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The Supreme Court affirmed the judgment of the district court quashing Appellant's application for writ of habeas corpus and dismissing Appellant's error proceeding, holding that the district court did not err.Appellant's parole was revoked after he pled guilty for violating a condition of parole. Appellant filed an amended complaint, styled as a "Petition in Error & Application for a Writ of Habeas Corpus," challenging the decision. The court quashed the application for writ of habeas corpus and dismissed the error proceeding. Appellant appealed, assigning fourteen errors with regard to both proceedings. The Supreme Court affirmed, holding (1) the district court lacked jurisdiction over the error proceeding because the petition in error was not timely filed; and (2) because habeas corpus is a collateral proceeding, the district court did not err in quashing Appellant's application for a writ of habeas corpus. View "Tyrrell v. Frakes" on Justia Law

Posted in: Criminal Law
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The Supreme Court affirmed the judgment of the district court concluding that it lacked jurisdiction over this petition in error, holding that the district court did not err when it dismissed the petition for lack of jurisdiction.After a hearing involving the presentation of sworn testimony and other evidence conducted pursuant to procedures in the relevant collective bargaining agreement (CBA), a grievance committee of a county with fewer than 150,000 residents decided that the managerial and disciplinary rights of the CBA permitted the county department of corrections to forbid a correctional officer from working certain shifts due to a prior disciplinary action. The correctional officer filed a petition in error, which the district court dismissed for lack of jurisdiction. The Supreme Court affirmed, holding that the district court did not err in determining that it lacked jurisdiction because no statute specifically requires an evidentiary hearing before a grievance committee and because the committee decided matters of law concerning the meaning of the CBA rather than matters of disputed fact. View "Champion v. Hall County" on Justia Law

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The Supreme Court affirmed the order of the district court affirming the decision of the Nebraska Law Enforcement Training Center (NLETC) denying Plaintiff's application to obtain certification to work in law enforcement in Nebraska, holding that the district court did not commit plain error.Plaintiff, who previously served as a law enforcement officer in Georgia, applied to obtain certification to work in Nebraska law enforcement. In denying the application, the NLETC determined that Plaintiff had provided answers regarding his personal background that were untrue and failed to disclose requested information. After an administrative hearing, the Police Standards Advisory Council upheld the decision. The district court affirmed. The Supreme Court affirmed, holding that the district court did not plainly err by upholding the denial of Plaintiff's application for reciprocity certification. View "Swicord v. Police Standards Advisory Council" on Justia Law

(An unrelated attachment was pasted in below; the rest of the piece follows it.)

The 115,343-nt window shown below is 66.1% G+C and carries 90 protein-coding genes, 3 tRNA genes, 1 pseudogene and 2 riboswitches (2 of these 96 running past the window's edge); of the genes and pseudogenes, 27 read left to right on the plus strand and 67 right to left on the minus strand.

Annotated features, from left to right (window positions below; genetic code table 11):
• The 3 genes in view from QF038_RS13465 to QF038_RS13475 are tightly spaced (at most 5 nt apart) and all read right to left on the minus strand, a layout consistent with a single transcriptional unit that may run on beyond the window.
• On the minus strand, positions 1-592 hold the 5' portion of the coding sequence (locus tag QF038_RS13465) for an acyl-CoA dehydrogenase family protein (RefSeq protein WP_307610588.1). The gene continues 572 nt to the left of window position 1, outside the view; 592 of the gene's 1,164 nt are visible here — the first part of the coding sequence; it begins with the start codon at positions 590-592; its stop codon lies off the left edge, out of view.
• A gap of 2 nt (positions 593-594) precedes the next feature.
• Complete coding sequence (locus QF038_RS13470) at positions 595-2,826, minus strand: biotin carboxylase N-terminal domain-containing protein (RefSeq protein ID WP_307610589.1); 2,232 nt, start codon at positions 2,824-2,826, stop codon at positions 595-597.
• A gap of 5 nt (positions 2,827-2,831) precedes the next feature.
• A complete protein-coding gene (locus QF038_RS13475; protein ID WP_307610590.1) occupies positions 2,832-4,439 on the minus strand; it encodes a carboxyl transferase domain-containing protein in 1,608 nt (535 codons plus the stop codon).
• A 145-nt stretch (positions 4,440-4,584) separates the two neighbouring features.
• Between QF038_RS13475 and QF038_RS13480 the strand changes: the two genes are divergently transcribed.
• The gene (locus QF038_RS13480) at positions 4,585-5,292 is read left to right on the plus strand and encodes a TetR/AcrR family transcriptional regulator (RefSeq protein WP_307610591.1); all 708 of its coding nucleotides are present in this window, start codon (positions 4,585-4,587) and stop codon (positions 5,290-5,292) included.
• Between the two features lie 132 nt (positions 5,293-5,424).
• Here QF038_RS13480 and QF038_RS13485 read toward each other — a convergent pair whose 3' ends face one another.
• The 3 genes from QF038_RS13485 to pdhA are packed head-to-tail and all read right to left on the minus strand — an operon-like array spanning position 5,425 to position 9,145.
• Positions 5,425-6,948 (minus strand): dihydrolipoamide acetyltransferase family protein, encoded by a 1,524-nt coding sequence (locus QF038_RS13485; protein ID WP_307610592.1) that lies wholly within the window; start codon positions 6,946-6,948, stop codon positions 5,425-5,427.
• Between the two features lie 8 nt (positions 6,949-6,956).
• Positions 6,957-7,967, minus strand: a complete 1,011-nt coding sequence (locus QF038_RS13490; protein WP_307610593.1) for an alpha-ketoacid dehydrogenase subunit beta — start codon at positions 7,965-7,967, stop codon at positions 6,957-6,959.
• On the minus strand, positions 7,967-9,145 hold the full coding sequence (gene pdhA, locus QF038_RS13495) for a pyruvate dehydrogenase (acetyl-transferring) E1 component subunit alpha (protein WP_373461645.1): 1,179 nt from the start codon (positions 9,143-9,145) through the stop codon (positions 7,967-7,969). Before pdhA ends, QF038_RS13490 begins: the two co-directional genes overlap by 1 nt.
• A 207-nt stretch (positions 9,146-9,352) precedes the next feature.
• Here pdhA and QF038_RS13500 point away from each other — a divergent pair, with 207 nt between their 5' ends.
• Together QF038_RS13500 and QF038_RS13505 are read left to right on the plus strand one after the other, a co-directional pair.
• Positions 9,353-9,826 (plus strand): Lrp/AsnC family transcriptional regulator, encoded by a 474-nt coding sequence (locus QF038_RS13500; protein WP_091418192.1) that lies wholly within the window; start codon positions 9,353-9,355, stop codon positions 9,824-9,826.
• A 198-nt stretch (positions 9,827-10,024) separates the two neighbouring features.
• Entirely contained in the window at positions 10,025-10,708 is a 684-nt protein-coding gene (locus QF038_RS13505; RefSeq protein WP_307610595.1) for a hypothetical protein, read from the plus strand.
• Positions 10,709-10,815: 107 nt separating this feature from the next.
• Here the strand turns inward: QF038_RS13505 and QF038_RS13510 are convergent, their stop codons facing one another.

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The Supreme Court affirmed the judgment of the juvenile court finding that Victor L. was not competent to be adjudicated and dismissing the State's petition alleging that Victor had been habitually truant from school and fell within the meaning of section 43-247(3)(b), holding that the juvenile court did not err.After a competency review, the court found that Victor was not competent and dismissed the truancy proceeding on that basis. The Supreme Court affirmed the juvenile court's preadjudication dismissal of the truancy petition based on Victor's lack of competency to participate in the proceedings, holding (1) the plain language of Neb. Rev. Stat. 43-258 recognizes, as a matter of public policy, the juveniles accused of delinquency and status offenses have a statutory right to be competent to participate in adjudication proceedings; and (2) the juvenile court did not abuse its discretion in dismissing the petition. View "In re Interest of Victor L." on Justia Law

Posted in: Juvenile Law
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The Supreme Court reversed the order of the county court purporting to discharge the Office of Public Guardian (OPG) and appoint the ward's parents as successor coguardians over their objection, holding that the parents had standing to appeal and that the Public Guardianship Act, Neb. Rev. Stat. 30-4101 to 30-4118, did not permit the discharge of the OPG.Nicholas was an adult with severe mental illness who was in need of a guardian. His parents served as his court-appointed coguardians until they petitioned to have the OPG appointed as Nicholas's guardian pursuant to the Act. The county court appointed the OPG as Nicholas's guardian, but OPG later filed a motion for discharge, asserting that Nicholas's parents should be named successor guardians. After a hearing, the court granted the OPG's motion for discharge and directed that Nicholas's parents be appointed his successor coguardians. The Supreme Court reversed, holding that the OPG failed to prove that its services were no longer necessary, and therefore, the county court erred in discharging the OPG under section 30-4117. View "In re Guardianship of Nicholas H." on Justia Law